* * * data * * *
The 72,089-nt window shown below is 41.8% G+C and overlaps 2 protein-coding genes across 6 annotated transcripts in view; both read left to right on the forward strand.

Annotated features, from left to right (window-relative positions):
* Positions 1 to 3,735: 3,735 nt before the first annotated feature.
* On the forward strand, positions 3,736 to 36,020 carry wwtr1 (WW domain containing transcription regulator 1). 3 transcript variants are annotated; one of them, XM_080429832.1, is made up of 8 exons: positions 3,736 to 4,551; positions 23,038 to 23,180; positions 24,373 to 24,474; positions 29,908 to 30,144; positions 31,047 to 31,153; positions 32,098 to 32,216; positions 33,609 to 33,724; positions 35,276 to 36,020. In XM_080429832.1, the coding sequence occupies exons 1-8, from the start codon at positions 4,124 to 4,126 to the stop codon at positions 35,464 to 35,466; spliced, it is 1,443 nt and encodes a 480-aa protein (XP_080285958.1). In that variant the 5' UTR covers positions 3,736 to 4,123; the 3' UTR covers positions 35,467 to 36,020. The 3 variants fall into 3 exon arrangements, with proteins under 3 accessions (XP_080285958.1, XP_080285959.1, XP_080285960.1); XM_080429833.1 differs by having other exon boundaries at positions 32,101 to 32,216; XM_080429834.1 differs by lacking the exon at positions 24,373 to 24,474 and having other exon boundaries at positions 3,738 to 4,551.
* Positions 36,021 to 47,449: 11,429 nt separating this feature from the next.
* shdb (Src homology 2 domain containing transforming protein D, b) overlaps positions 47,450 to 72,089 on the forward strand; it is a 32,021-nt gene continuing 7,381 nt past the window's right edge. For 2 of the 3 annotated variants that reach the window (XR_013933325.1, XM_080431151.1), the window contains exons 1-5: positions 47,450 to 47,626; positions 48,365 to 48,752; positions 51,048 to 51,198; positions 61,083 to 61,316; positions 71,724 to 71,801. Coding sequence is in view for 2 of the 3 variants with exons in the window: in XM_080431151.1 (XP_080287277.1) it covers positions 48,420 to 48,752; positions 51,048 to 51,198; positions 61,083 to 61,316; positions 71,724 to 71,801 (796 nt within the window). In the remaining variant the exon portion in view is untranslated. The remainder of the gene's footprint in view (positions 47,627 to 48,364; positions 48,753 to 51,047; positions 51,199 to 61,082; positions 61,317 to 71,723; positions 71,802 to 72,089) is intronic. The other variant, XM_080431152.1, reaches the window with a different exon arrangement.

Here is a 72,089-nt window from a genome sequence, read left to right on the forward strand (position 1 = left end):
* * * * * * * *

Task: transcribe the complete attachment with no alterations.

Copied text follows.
The 72,089-nt window shown below is 41.8% G+C and overlaps 2 protein-coding genes across 6 annotated transcripts in view; both read left to right on the forward strand.

Annotated features, from left to right (window-relative positions):
* Positions 1 to 3,735: 3,735 nt before the first annotated feature.
* On the forward strand, positions 3,736 to 36,020 carry wwtr1 (WW domain containing transcription regulator 1). 3 transcript variants are annotated; one of them, XM_080429832.1, is made up of 8 exons: positions 3,736 to 4,551; positions 23,038 to 23,180; positions 24,373 to 24,474; positions 29,908 to 30,144; positions 31,047 to 31,153; positions 32,098 to 32,216; positions 33,609 to 33,724; positions 35,276 to 36,020. In XM_080429832.1, the coding sequence occupies exons 1-8, from the start codon at positions 4,124 to 4,126 to the stop codon at positions 35,464 to 35,466; spliced, it is 1,443 nt and encodes a 480-aa protein (XP_080285958.1). In that variant the 5' UTR covers positions 3,736 to 4,123; the 3' UTR covers positions 35,467 to 36,020. The 3 variants fall into 3 exon arrangements, with proteins under 3 accessions (XP_080285958.1, XP_080285959.1, XP_080285960.1); XM_080429833.1 differs by having other exon boundaries at positions 32,101 to 32,216; XM_080429834.1 differs by lacking the exon at positions 24,373 to 24,474 and having other exon boundaries at positions 3,738 to 4,551.
* Positions 36,021 to 47,449: 11,429 nt separating this feature from the next.
* shdb (Src homology 2 domain containing transforming protein D, b) overlaps positions 47,450 to 72,089 on the forward strand; it is a 32,021-nt gene continuing 7,381 nt past the window's right edge. For 2 of the 3 annotated variants that reach the window (XR_013933325.1, XM_080431151.1), the window contains exons 1-5: positions 47,450 to 47,626; positions 48,365 to 48,752; positions 51,048 to 51,198; positions 61,083 to 61,316; positions 71,724 to 71,801. Coding sequence is in view for 2 of the 3 variants with exons in the window: in XM_080431151.1 (XP_080287277.1) it covers positions 48,420 to 48,752; positions 51,048 to 51,198; positions 61,083 to 61,316; positions 71,724 to 71,801 (796 nt within the window). In the remaining variant the exon portion in view is untranslated. The remainder of the gene's footprint in view (positions 47,627 to 48,364; positions 48,753 to 51,047; positions 51,199 to 61,082; positions 61,317 to 71,723; positions 71,802 to 72,089) is intronic. The other variant, XM_080431152.1, reaches the window with a different exon arrangement.

Here is a 72,089-nt window from a genome sequence, read left to right on the forward strand (position 1 = left end):